Mink and foxes are naturally wild animals and do not adapt to life in captivity. Wild mink instinctively range a territory of approximately 741 acres in size. In contrast, ranch-raised mink are confined to a 12″ by 18″ cage. This type of intensive confinement can result in self-mutilation, cannibalism, and high-level stress that weakens the immune system and makes animals more susceptible to disease.
Approximately 30% of mink herds raised on Utah fur farms carry Aleutian disease (AD). Currently there is no treatment, vaccine or cure for this highly infectious disease, resulting in the mortality of about 20% of the herd annually.
Another risk to life in captivity includes farmers selectively cross-breeding mink with naturally-occurring mutations, which results in fur colours never seen in nature. This has led to genetic defects resulting in deaf white mink and pastel mink with nervous disorders.
Farmed foxes are raised in small outdoor cages, exposed to the harsh elements of winter and summer. Many foxes develop psychotic behaviour, literally bouncing off the walls of their cages as they pace furiously back and forth. Many develop foot problems from standing on wire for months on end. In the end, they are electrocuted through the anus in order to preserve the fur.
Mink, which in the wild are very active animals, are raised in tiny cages, each about the length of the animal’s own body. The typical mink farm is comprised of units, each with dozens of rows of individual cages with open sides that expose the animals to harsh weather. Conditions are deplorable and filthy. Farmed mink are killed by gassing, violent neck breaking or poisoning; all slow gruelling deaths. Approximately 10% of animals die every year due to stress and illness.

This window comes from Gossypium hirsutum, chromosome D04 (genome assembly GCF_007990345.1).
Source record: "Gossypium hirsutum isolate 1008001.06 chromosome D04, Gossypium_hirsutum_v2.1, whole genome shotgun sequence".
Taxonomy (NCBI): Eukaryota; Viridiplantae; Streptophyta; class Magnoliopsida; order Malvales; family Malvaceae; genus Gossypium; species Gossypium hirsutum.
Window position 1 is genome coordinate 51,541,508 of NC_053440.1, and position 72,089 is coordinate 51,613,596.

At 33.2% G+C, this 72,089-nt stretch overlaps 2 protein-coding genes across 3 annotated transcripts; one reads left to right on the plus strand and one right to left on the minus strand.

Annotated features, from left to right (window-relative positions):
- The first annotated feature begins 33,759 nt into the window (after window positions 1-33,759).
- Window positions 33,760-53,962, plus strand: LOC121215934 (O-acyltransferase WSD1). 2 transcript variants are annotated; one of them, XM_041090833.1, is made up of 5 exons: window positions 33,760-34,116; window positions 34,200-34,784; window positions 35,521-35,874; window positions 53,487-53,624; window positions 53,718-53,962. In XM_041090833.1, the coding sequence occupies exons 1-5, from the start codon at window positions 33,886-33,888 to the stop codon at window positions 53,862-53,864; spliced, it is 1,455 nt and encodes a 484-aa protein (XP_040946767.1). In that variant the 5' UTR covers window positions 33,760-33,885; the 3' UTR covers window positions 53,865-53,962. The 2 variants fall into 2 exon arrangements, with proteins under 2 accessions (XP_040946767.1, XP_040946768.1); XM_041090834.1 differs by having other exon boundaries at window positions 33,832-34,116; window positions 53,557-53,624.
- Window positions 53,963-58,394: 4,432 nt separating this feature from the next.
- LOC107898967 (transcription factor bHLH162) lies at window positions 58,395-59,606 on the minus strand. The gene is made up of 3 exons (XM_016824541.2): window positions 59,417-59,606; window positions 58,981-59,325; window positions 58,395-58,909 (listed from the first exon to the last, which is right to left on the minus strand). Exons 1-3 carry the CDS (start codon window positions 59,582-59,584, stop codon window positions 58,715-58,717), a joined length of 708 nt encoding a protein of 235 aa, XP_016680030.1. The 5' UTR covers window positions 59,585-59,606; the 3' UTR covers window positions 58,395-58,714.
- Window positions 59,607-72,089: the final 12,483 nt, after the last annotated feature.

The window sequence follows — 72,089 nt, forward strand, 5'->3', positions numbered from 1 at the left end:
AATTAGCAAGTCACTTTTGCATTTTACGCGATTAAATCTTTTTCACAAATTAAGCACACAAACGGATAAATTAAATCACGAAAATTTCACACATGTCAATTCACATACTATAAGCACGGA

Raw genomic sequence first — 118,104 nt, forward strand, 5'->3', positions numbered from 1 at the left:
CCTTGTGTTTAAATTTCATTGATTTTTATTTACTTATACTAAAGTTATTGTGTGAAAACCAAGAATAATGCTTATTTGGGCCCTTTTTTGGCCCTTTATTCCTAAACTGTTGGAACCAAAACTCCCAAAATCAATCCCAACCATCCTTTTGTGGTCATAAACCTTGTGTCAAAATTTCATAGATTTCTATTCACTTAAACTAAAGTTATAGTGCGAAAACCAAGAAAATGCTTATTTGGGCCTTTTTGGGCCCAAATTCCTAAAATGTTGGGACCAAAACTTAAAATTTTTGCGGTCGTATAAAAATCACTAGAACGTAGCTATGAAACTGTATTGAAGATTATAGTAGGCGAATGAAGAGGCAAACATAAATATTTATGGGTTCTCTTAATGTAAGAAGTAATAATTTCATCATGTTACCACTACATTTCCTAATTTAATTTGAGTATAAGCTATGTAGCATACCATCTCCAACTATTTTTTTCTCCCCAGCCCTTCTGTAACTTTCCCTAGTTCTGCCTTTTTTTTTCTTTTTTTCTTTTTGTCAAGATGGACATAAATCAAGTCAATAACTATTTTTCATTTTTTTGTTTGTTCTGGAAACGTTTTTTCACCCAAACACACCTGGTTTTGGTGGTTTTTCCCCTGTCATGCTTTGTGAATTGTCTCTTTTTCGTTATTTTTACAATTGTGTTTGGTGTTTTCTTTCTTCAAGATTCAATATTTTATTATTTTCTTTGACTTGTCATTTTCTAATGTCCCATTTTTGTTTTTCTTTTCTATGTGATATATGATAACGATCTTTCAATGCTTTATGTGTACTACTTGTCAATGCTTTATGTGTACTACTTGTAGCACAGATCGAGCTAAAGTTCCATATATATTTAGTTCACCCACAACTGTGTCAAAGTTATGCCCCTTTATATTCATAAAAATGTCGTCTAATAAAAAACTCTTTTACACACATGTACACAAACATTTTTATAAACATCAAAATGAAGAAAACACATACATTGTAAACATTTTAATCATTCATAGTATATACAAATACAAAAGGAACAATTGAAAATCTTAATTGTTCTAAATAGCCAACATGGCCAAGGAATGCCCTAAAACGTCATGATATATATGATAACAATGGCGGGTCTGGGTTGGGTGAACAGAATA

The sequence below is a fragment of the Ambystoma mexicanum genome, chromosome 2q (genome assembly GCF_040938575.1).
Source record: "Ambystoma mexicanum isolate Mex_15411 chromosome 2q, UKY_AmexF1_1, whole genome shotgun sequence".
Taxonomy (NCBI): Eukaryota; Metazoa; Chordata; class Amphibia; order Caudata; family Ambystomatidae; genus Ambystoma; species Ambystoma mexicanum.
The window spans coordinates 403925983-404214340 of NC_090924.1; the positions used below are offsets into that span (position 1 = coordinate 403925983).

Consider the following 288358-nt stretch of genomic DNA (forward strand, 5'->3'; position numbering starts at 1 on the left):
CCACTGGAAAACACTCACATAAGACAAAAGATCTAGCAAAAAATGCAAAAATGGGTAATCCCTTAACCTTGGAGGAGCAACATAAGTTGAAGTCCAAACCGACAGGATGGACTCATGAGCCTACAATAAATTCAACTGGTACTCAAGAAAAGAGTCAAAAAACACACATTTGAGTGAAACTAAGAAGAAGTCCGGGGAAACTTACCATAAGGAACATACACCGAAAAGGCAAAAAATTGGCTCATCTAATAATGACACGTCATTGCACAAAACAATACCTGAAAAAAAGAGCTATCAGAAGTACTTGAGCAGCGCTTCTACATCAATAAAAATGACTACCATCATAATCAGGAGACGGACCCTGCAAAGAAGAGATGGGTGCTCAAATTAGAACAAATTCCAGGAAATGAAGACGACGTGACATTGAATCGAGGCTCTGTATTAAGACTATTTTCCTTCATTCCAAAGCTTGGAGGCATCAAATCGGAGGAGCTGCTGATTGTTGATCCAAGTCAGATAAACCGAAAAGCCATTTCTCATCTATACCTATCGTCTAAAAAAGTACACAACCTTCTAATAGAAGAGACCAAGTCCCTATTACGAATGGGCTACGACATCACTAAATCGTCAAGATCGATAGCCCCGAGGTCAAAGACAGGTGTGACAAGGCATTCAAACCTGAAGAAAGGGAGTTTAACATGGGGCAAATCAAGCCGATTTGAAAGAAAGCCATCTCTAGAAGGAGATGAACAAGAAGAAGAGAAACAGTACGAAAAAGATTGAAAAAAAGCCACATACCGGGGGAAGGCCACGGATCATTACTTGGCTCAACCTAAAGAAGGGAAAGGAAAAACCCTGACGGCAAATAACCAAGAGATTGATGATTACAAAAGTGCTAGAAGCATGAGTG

The fur, pelt and skin trade is gruesome and barbarically unjust. Trade will continue to increase as retailers advertise more cheaper, finer and colourful furs on the backs of super models of which the majority of consumers internationally and locally look up too. Whilst we are all tackling the main manufacturers and farms we must not forget those that flaunt blood stained abuse on the cat walks, on our television’s, radios, the internet and within magazine articles.
Back in the late 1990’s many super models such as that of Naomi Campbell worked with charities such as PETA clearly denouncing the fur trade as repulsive and not for their backs. Unfortunately many of those models, men, women and teenagers have since returned back to the trade highlighting it as a cool thing to wear. Children today look up to models and whilst these high profile individuals state “abuse is ok” our children will demand it too.
You yourself can wage your anti fur campaign by simply lobbying your countries model industry that actively promote this bloody disgust asking them to go fur free. For more information on how you can help please contact us below.
The angora fur trade is on its way out, retailers are standing firm and these are the main people that we must tackle. Please take action by looking up retailers that sell angora fur and sites that promote it demanding politely they ban remove and cease this despicable trade now.
Thank you for reading and please take ten minutes of your time to sign the petitions below.
East Asia Director Saline Wakid Saudi Arabia.